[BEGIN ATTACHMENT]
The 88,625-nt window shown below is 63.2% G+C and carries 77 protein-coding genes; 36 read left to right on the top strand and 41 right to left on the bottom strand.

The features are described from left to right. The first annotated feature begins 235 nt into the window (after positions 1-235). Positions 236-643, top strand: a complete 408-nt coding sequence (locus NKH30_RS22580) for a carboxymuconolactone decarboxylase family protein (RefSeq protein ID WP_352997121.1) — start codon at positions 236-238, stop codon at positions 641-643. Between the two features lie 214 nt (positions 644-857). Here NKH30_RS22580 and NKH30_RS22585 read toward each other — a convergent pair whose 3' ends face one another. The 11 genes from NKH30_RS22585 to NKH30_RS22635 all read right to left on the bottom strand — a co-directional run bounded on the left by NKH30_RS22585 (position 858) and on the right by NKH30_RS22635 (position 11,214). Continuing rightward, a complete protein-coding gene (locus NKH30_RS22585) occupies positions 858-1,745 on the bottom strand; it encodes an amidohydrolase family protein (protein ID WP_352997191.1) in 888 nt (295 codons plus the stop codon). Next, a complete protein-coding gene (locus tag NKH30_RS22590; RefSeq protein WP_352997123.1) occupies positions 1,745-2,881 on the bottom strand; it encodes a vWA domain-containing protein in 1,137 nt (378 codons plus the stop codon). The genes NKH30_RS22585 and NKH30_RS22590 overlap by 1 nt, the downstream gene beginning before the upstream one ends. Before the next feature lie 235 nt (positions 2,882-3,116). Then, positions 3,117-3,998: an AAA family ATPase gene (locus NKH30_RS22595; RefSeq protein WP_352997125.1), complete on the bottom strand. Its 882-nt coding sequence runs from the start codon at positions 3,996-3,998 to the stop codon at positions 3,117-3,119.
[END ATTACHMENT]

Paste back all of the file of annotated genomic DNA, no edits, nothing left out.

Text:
The 88,625-nt window shown below is 63.2% G+C and carries 77 protein-coding genes; 36 read left to right on the top strand and 41 right to left on the bottom strand.

The features are described from left to right. The first annotated feature begins 235 nt into the window (after positions 1-235). Positions 236-643, top strand: a complete 408-nt coding sequence (locus NKH30_RS22580) for a carboxymuconolactone decarboxylase family protein (RefSeq protein ID WP_352997121.1) — start codon at positions 236-238, stop codon at positions 641-643. Between the two features lie 214 nt (positions 644-857). Here NKH30_RS22580 and NKH30_RS22585 read toward each other — a convergent pair whose 3' ends face one another. The 11 genes from NKH30_RS22585 to NKH30_RS22635 all read right to left on the bottom strand — a co-directional run bounded on the left by NKH30_RS22585 (position 858) and on the right by NKH30_RS22635 (position 11,214). Continuing rightward, a complete protein-coding gene (locus NKH30_RS22585) occupies positions 858-1,745 on the bottom strand; it encodes an amidohydrolase family protein (protein ID WP_352997191.1) in 888 nt (295 codons plus the stop codon). Next, a complete protein-coding gene (locus tag NKH30_RS22590; RefSeq protein WP_352997123.1) occupies positions 1,745-2,881 on the bottom strand; it encodes a vWA domain-containing protein in 1,137 nt (378 codons plus the stop codon). The genes NKH30_RS22585 and NKH30_RS22590 overlap by 1 nt, the downstream gene beginning before the upstream one ends. Before the next feature lie 235 nt (positions 2,882-3,116). Then, positions 3,117-3,998: an AAA family ATPase gene (locus NKH30_RS22595; RefSeq protein WP_352997125.1), complete on the bottom strand. Its 882-nt coding sequence runs from the start codon at positions 3,996-3,998 to the stop codon at positions 3,117-3,119.